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I took your advice Rob. I bought a set of winter tires and steel wheels for my Chrysler mini-van. Driving in snow I can't believe the difference from my all-seasons. They were getting bald anyway and I'll be in the market for new tires in the spring.

But I think I have a dilemma on my hands – what sort of tire should I buy when the time comes? I have my original alloy wheels with the balding all-season tires still mounted on them. Should I buy all-seasons again? Will this be over kill?

Thanks, John – Prince George BC

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You're not alone John, this is very quickly becoming an issue with the new focus on installing true winter tires on a spare set of wheels – what next?

I have been through the same conundrum myself with my two cars. I had a lengthy discussion with Pirelli Canada and to quote Orazio Mastracchio, Quality Product Manager for Pirelli Tire Canada:

"If you are using winter tires there would be no need to use all-season, four seasons, whatever we would like to call them. The problem is that some sizes are only imported or produced in North America in a all-season version and not summer version. As a simple example, 195/65R15 is only available in North America in an all-season version; in Europe you will find a summer version."

However some tire manufacturers are now producing summer tires designed to excel in summer driving conditions for this market. The added value to shodding your car with summer tires is that no compromises have been incorporated into the construction of a summer tire.

To have one tire try to perform perfectly in all weather conditions and still provide decent tread life, that tire construction will be rife with compromises. The biggest challenge is to get this type of tire to perform well in winter conditions. In Quebec and parts of B.C. where provincial governments have legislating winter tires for winter driving, that compromise isn't necessary.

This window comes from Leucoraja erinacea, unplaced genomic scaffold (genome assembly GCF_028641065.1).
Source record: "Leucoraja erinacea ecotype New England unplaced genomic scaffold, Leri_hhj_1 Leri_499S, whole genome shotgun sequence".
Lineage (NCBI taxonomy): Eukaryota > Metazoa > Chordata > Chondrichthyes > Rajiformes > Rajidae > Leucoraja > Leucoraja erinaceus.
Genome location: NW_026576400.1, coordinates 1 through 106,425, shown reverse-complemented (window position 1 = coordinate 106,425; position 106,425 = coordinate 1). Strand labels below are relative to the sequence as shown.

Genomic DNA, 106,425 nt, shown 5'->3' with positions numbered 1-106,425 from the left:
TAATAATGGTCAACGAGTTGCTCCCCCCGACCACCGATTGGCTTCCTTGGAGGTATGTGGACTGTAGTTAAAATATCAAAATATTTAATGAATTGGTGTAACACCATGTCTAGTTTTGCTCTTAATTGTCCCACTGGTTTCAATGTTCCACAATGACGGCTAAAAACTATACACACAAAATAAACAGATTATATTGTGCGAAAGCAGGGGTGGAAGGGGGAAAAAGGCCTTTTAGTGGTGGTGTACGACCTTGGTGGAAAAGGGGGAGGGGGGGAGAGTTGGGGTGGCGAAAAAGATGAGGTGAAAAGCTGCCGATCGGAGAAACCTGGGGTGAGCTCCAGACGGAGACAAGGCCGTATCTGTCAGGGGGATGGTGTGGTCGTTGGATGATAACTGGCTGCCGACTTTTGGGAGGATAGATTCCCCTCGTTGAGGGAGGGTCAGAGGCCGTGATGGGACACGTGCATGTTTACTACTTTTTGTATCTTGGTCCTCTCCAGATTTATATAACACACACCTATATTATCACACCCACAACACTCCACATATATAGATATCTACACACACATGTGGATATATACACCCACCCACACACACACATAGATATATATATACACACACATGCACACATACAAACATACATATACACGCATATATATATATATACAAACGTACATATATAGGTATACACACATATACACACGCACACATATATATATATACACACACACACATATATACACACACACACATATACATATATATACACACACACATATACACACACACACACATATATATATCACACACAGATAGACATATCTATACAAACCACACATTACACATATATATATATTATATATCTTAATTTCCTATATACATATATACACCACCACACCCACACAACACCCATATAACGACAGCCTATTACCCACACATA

Before you buy, one of the best measures of tire performance is to check out web sites like TireRack.com. They have performance specs listed on each tire they sell and you can cross-check different tires in side-by-side comparisons. It quickly becomes evident that summer tires outperform all-season tires in summer conditions.

John, purchase a set of summer tires and have them mounted to your factory alloy wheels. You will be amazed at the braking and cornering ability of your mini-van and come winter, you'll be set by not having to wait in long lineups at your local tire store to have your tires and wheels swapped over to handle the snow and ice.

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I would like to add one more bonus in having winters and summers mounted on dedicated wheels – cost. By the time you have the summer's or all-season tires un-mounted, the winter tires re-mounted and balanced, you could be faced with a bill approaching $200. There's the price of two steel wheels. Two swap-overs and you've paid for a new set of steel wheels not to mention that the next tire change will be just that; a simple change, not a swap-over.

Send your automotive maintenance and repair questions to Globe Drive experts at globedrive@globeandmail.com

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